The harsh truth is that being a prison officer comes with inherent risks. Such risks come with the job, but as your employer, HM Prison Service has a duty of care to you and is responsible for doing everything in their power to keep you safe. If they are proven to have failed to keep you safe by failing to meet this responsibility, they could be liable in a compensation claim.
There are several ways in which failures by the prison services could lead to prison staff suffering injuries and forming prison injury claims:
- Failing to prevent slips and trips through proper maintenance.
- Failing to provide adequate levels of staff.
- Failing to perform risk assessments
- Failing to ensure the correct level of security for inmates with known records of violence.
- Failing to provide proper PPE (Personal Protective Equipment)
Allowing you to suffer a preventable injury would also violate your rights as an employee under the Health And Safety at Work etc. Act 1974. If you are a prison officer and have suffered an injury, you could have the right to make a prison injury compensation claim. If you want to learn more about how making an accident at work claim, or if you’d like more information on prison injury claims, contact our team.
Even if you were/are an offender serving a sentence, you still have the right to be kept safe from preventable accidents and violent incidents. Prison staff are tasked with ensuring the safety of you and other inmates. If HM Prison Service fails to meet this responsibility, then you could be entitled to make a personal injury claim. Some of the ways that an inmate could be harmed as a failure to ensure their safety include:
- Failure to prevent fights, assaults, and riots.
- Failure to assess and monitor inmates mental health and prevent self-harm.
- Failure to maintain the prison environment to a safe standard.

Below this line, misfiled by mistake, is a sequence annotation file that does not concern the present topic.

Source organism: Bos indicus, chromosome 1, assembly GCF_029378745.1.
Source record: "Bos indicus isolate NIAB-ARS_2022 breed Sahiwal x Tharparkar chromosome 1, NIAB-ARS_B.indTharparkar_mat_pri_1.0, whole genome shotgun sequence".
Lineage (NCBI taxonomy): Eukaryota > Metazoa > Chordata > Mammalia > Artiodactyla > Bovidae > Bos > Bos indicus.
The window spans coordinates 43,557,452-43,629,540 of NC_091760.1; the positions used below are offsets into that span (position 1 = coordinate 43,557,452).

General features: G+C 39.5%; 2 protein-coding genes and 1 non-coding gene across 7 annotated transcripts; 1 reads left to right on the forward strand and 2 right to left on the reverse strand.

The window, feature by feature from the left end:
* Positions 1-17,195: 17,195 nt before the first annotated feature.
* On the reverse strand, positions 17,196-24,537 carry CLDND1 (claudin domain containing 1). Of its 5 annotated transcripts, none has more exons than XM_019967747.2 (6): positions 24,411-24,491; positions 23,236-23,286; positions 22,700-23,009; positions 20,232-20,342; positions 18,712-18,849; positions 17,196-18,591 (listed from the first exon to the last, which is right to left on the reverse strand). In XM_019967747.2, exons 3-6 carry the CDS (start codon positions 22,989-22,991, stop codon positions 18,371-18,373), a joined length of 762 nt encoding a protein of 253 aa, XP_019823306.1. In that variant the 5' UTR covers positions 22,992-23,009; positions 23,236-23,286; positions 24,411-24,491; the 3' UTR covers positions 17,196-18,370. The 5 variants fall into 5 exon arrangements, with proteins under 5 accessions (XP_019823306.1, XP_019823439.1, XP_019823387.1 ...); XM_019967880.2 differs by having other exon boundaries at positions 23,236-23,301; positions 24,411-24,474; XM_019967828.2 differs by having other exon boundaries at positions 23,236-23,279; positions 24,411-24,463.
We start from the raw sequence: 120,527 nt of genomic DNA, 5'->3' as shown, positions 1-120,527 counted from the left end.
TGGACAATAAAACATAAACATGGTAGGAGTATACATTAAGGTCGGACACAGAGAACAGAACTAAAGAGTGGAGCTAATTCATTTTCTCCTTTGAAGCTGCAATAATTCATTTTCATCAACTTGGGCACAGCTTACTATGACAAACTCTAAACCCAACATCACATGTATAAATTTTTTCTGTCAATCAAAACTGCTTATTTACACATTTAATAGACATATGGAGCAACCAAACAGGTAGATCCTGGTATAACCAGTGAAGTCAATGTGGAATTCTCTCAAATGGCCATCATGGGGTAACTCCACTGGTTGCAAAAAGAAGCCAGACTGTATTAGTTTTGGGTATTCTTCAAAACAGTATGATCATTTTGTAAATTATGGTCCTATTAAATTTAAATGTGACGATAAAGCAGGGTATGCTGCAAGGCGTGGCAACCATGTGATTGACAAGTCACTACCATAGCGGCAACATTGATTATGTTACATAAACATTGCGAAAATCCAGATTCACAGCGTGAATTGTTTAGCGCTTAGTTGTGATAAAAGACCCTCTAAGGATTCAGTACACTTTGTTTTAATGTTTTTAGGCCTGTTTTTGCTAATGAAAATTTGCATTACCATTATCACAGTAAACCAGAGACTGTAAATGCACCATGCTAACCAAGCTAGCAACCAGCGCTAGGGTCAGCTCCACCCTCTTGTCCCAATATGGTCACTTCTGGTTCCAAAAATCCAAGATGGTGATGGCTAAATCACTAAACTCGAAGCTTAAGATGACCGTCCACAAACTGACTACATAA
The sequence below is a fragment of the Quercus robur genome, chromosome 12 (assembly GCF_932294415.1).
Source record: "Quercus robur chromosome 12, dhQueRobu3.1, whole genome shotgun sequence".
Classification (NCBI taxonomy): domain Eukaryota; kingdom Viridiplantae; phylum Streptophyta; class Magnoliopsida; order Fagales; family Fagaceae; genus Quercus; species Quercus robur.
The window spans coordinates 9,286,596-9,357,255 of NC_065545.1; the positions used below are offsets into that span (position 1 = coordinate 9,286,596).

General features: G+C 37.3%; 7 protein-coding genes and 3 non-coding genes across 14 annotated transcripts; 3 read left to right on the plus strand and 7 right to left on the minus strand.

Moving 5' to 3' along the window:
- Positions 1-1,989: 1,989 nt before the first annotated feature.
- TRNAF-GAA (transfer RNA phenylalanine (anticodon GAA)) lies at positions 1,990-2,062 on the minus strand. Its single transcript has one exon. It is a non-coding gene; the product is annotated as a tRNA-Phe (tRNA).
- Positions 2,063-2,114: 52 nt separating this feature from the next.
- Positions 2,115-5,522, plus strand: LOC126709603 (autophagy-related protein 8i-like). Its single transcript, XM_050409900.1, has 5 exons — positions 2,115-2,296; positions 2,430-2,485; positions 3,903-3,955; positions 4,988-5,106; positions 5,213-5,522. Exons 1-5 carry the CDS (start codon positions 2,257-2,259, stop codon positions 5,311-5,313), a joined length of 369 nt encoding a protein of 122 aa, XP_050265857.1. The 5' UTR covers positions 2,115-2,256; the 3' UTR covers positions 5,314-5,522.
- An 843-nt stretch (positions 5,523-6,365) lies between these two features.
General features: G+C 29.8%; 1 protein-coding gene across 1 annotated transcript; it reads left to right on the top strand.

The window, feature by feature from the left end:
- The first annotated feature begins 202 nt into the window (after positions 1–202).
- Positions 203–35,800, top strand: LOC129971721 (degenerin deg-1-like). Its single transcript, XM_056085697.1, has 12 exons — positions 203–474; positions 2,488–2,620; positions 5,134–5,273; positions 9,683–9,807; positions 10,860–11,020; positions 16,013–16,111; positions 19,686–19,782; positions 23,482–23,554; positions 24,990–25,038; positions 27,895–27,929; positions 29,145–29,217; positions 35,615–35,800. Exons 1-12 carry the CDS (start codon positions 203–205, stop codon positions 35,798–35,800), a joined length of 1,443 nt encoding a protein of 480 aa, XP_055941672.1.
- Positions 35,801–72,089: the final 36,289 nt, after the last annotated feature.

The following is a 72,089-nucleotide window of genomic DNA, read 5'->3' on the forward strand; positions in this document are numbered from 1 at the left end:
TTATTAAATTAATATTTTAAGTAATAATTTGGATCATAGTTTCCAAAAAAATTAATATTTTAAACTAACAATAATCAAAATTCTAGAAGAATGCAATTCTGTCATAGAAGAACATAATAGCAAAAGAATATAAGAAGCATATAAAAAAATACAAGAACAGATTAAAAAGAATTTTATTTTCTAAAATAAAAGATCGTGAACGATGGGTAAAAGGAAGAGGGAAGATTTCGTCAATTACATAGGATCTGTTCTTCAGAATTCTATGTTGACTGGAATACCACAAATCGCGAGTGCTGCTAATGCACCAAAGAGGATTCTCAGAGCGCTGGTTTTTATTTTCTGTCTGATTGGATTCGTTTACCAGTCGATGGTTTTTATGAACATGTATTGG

If you have been injured while serving time in prison and you believe it was a result of a failure on the part of HM Prison Service, get in touch with us and discuss your situation with our team of legal advisors. Alternatively, read on to learn more about prisoner compensation claims.
There are two heads of claim that you could pursue in terms of prison injury compensation. The first head, general damages, addresses your injuries and the pain and suffering you endure because of them.
When solicitors value the general damages head of prisoner compensation claims, they will often use the Judicial College Guidelines (JCG) as a reference. The JCG lists injuries and illnesses of different severities and offers guideline compensation awards for each. You can find some examples of these guideline brackets in the table below.
|Severe psychiatric damage||Cases of psychiactric trauma where, even wit treatment, there is little chance of a recovery back to a normal state.||£51,460 to £108,620|
|Moderately severe psychiatric damage||Cases of psychiatric damage which would have long lasting effects and prevent a return to previous employment.||£17,900 to £51,460|
|Moderate psychiatric damage||Cases where the trauma is severe, but not permanent as with previous categories.||£5,500 to £17,900|
|Less severe psychiatric damage||Cases where the lasting damage is minor.||£1,440 to £5,500|
|Severe PTSD||Cases which prevent the affected person from living a normal life in any aspect.||£56,180 to £94,470|